News In Brief


Many criminals go to great lengths to conceal their identity. Not James Newsome. He robbed a convenience mart in Fort Smith, Ark., last year wearing a hard hat with his name on it. Unfortunately for him, the store clerk correctly described it to authorities. They traced it to a company where he used to work, where it turned up in a trash bin. Soon, Newsome turned up, too. Said the lead prosecutor after his trial: "Could he have been smarter about the way he tried to cover things up? Yes, he could have."


That was some gig the Irish pop band Westlife landed last weekend. The setting was a lush tropical palace. The payoff: $4 million for a half-hour's work - just seven numbers. It was a command performance for the Sultan of Brunei, one of the world's richest men, and 49 members of his family. And when not playing, the 20-somethings had the use of one of the sultan's Porsche sportscars.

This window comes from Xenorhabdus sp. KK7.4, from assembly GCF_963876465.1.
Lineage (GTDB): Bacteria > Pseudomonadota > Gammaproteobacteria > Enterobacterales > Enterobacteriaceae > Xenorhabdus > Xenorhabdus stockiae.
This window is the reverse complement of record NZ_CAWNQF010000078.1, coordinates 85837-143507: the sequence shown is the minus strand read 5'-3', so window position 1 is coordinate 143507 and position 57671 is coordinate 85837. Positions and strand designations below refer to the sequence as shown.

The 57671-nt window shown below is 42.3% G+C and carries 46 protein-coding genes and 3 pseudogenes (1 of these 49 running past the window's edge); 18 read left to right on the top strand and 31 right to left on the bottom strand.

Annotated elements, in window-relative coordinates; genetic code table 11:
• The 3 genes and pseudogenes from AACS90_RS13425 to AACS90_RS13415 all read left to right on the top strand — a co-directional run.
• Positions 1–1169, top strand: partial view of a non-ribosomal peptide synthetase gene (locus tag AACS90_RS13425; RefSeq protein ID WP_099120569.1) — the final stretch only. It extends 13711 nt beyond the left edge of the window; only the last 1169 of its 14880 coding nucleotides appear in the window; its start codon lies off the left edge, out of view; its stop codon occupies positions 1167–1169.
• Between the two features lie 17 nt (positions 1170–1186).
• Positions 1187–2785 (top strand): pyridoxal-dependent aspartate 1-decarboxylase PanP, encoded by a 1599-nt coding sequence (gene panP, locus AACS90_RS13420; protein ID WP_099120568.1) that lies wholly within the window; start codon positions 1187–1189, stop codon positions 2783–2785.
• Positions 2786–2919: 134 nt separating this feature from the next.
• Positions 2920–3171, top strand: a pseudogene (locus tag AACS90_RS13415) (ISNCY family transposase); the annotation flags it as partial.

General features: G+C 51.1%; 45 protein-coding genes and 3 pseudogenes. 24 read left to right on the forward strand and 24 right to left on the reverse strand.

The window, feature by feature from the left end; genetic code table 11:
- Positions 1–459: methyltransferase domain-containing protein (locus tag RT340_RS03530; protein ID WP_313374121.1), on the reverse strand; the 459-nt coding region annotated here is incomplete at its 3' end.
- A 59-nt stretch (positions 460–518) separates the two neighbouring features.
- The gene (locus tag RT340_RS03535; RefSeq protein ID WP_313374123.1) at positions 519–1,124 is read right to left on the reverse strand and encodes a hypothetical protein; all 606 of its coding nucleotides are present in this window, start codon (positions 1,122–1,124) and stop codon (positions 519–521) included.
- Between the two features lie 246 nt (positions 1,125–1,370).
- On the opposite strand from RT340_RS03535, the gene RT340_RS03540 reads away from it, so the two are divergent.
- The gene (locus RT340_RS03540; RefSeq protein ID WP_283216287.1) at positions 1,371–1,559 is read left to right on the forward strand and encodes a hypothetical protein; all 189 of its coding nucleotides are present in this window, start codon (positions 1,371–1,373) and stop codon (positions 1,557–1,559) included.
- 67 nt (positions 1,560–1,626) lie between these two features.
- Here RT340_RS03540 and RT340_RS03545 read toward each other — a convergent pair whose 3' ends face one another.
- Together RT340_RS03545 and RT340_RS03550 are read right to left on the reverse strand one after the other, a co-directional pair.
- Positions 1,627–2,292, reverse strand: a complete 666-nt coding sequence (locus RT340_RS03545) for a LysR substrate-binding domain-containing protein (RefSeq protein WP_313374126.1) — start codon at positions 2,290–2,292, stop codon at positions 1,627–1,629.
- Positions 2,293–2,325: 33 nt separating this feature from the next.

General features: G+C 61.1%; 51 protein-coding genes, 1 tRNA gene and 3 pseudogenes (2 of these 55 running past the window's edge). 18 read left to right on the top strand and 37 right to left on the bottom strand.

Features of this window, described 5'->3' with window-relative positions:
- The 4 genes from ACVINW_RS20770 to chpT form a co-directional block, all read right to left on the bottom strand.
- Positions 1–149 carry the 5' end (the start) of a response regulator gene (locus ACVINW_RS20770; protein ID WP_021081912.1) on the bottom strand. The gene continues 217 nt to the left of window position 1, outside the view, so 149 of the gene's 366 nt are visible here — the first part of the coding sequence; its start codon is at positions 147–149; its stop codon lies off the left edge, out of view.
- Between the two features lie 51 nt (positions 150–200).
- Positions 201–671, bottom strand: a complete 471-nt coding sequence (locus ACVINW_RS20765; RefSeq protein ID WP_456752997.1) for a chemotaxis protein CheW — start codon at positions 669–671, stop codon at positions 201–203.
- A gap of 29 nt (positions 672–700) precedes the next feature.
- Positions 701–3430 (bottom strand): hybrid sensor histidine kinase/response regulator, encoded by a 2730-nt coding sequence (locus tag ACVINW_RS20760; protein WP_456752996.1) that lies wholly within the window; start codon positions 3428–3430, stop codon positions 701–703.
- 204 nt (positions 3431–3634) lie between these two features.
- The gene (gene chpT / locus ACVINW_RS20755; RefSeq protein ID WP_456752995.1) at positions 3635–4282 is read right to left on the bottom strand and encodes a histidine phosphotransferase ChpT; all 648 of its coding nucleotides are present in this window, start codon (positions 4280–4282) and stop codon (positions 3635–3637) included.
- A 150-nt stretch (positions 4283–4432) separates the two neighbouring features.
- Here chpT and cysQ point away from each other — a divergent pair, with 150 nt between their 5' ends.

Survey's final answer: Money can't buy me love

For all the hype of millionaire game shows, Americans are leery of the moral effects of wealth, a recent survey by Modern Maturity magazine revealed. More than 80 percent of the poll's 2,500 adults of all ages said having a lot of money makes people too greedy. And a third answered no when asked if they'd like to be rich; three-quarters said they were at least relatively happy with the lifestyle they can afford. The percentage who said money can't buy:

Love 92%

Family togetherness 76%

Self-esteem 76%

Self-fulfillment 69%

Good health 65%

Peace of mind 52%

- Reuters

(c) Copyright 2000. The Christian Science Publishing Society

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